Dosage Form: injection, solution
Disclaimer: This drug has not been found by FDA to be safe and effective, and this labeling has not been approved by FDA. For further information about unapproved drugs, click here.
Dexpanthenol is a derivative of pantothenic acid, a B complex vitamin. Dexpanthenol Injection is a sterile, nonpyrogenic, aqueous solution indicated for use as a gastrointestinal stimulant. The chemical name is D-(+)-2,4-dihydroxy-N-(3-hydroxypropyl)-3,3-dimethybutylamide. The structural formula is:
Each mL contains Dexpanthenol 250 mg in Water for Injection q.s. pH (range 4 - 7) may be adjusted with Sodium Citrate and/or Citric Acid.
Dexpanthenol - Clinical Pharmacology
Pantothenic acid is a precursor of coenzyme A, which serves as a cofactor for a variety of enzyme-catalyzed reactions involving transfer of acetyl groups. The final step in the synthesis of acetylcholine consists of the choline acetylase transfer of acetyl group from acetylcoenzyme A to choline. Acetylcholine is the neurohumoral transmitter in the parasympathetic system and as such maintains the normal functions of the intestine. Decrease in acetylcholine content would result in decreased peristalsis and in extreme cases adynamic ileus. The pharmacological mode of action of the drug is unknown. Pharmacokinetics data in humans is unavailable.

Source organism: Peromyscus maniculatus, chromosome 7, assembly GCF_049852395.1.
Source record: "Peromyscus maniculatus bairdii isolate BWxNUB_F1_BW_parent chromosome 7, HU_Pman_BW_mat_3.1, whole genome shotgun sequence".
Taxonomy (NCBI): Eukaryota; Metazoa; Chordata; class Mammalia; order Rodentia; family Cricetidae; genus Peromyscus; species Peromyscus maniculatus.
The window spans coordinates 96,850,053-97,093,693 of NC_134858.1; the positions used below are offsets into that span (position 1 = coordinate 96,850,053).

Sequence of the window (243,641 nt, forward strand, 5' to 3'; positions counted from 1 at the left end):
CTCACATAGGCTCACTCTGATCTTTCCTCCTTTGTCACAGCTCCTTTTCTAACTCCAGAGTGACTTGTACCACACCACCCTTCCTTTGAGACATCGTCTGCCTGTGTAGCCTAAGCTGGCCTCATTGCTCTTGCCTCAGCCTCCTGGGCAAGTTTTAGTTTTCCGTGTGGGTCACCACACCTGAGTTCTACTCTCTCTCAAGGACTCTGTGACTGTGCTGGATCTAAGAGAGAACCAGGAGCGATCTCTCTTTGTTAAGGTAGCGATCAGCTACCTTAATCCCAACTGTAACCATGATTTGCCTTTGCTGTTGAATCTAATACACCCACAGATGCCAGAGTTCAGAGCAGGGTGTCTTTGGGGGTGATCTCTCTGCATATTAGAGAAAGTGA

Indications and Usage for Dexpanthenol
Prophylactic use immediately after major abdominal surgery to minimize the possibility of paralytic ileus. Intestinal atony causing abdominal distention; postoperative or postpartum retention of flatus, or postoperative delay in resumption of intestinal motility; paralytic ileus.
There are no known contraindications to the use of Dexpanthenol Injection.
There have been rare instances of allergic reactions of unknown cause during the concomitant use of Dexpanthenol Injection with drugs such as antibiotics, narcotics and barbiturates.
Administration of Dexpanthenol Injection directly into the vein is not advised (See Dosage and Administration).
Dexpanthenol Injection should not be administered within one hour of succinylcholine.
If any signs of a hypersensitivity reaction appear, Dexpanthenol Injection should be discontinued. If ileus is a secondary consequence of mechanical obstruction, primary attention should be directed to the obstruction.
The management of adynamic ileus includes the correction of any fluid and electrolyte imbalance (especially hypokalemia), anemia and hypoproteinemia, treatment of infection, avoidance where possible of drugs which are known to decrease gastrointestinal motility and decompression of the gastrointestinal tract when considerably distended by nasogastric suction or use of a long intestinal tube.
The effects of succinylcholine appeared to have been prolonged in a woman administered Dexpanthenol.
Carcinogenicity, Mutagenicity, and Impairment of Fertility - There have been no studies in animals to evaluate the carcinogenic, mutagenic, or impairment of fertility potential of Dexpanthenol.